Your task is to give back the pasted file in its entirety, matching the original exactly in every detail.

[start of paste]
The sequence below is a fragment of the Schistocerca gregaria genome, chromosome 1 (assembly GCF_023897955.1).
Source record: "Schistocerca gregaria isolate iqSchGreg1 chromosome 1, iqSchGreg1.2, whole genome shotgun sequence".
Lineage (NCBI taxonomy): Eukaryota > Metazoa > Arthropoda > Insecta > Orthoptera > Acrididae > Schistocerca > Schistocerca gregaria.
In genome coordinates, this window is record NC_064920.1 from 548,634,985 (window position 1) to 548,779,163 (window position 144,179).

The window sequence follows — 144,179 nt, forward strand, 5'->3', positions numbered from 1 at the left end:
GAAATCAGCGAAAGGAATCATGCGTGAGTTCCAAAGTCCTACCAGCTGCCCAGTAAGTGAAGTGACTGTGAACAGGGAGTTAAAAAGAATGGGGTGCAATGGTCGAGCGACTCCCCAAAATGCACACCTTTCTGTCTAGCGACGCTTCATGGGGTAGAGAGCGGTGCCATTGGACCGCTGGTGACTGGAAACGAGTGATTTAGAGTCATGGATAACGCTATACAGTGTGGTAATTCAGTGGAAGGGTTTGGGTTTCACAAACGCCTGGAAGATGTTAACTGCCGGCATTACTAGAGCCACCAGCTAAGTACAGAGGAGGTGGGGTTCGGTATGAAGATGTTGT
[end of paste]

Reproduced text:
The sequence below is a fragment of the Schistocerca gregaria genome, chromosome 1 (assembly GCF_023897955.1).
Source record: "Schistocerca gregaria isolate iqSchGreg1 chromosome 1, iqSchGreg1.2, whole genome shotgun sequence".
Lineage (NCBI taxonomy): Eukaryota > Metazoa > Arthropoda > Insecta > Orthoptera > Acrididae > Schistocerca > Schistocerca gregaria.
In genome coordinates, this window is record NC_064920.1 from 548,634,985 (window position 1) to 548,779,163 (window position 144,179).

The window sequence follows — 144,179 nt, forward strand, 5'->3', positions numbered from 1 at the left end:
GAAATCAGCGAAAGGAATCATGCGTGAGTTCCAAAGTCCTACCAGCTGCCCAGTAAGTGAAGTGACTGTGAACAGGGAGTTAAAAAGAATGGGGTGCAATGGTCGAGCGACTCCCCAAAATGCACACCTTTCTGTCTAGCGACGCTTCATGGGGTAGAGAGCGGTGCCATTGGACCGCTGGTGACTGGAAACGAGTGATTTAGAGTCATGGATAACGCTATACAGTGTGGTAATTCAGTGGAAGGGTTTGGGTTTCACAAACGCCTGGAAGATGTTAACTGCCGGCATTACTAGAGCCACCAGCTAAGTACAGAGGAGGTGGGGTTCGGTATGAAGATGTTGT